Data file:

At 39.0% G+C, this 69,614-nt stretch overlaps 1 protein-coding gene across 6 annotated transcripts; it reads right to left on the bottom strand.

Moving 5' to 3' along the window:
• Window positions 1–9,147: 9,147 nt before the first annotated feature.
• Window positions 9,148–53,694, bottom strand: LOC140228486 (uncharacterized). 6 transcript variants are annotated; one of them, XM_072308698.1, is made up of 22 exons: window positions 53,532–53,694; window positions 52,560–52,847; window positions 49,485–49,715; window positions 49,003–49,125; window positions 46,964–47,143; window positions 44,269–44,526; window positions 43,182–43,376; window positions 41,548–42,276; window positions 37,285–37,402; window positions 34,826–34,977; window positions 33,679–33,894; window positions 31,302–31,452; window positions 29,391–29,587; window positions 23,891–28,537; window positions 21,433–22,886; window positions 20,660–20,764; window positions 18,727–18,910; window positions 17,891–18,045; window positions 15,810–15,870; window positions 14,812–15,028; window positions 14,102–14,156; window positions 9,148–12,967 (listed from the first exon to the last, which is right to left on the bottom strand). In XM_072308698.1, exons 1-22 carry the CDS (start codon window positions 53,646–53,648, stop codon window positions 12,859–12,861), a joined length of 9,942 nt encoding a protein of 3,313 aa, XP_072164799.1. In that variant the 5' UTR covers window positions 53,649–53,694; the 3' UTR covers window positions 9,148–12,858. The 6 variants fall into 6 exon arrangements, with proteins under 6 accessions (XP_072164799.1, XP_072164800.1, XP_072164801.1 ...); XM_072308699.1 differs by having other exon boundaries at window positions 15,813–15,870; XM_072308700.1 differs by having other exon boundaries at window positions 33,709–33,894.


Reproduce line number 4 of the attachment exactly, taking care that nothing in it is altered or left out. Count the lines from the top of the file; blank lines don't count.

• Window positions 9,148–53,694, bottom strand: LOC140228486 (uncharacterized). 6 transcript variants are annotated; one of them, XM_072308698.1, is made up of 22 exons: window positions 53,532–53,694; window positions 52,560–52,847; window positions 49,485–49,715; window positions 49,003–49,125; window positions 46,964–47,143; window positions 44,269–44,526; window positions 43,182–43,376; window positions 41,548–42,276; window positions 37,285–37,402; window positions 34,826–34,977; window positions 33,679–33,894; window positions 31,302–31,452; window positions 29,391–29,587; window positions 23,891–28,537; window positions 21,433–22,886; window positions 20,660–20,764; window positions 18,727–18,910; window positions 17,891–18,045; window positions 15,810–15,870; window positions 14,812–15,028; window positions 14,102–14,156; window positions 9,148–12,967 (listed from the first exon to the last, which is right to left on the bottom strand). In XM_072308698.1, exons 1-22 carry the CDS (start codon window positions 53,646–53,648, stop codon window positions 12,859–12,861), a joined length of 9,942 nt encoding a protein of 3,313 aa, XP_072164799.1. In that variant the 5' UTR covers window positions 53,649–53,694; the 3' UTR covers window positions 9,148–12,858. The 6 variants fall into 6 exon arrangements, with proteins under 6 accessions (XP_072164799.1, XP_072164800.1, XP_072164801.1 ...); XM_072308699.1 differs by having other exon boundaries at window positions 15,813–15,870; XM_072308700.1 differs by having other exon boundaries at window positions 33,709–33,894.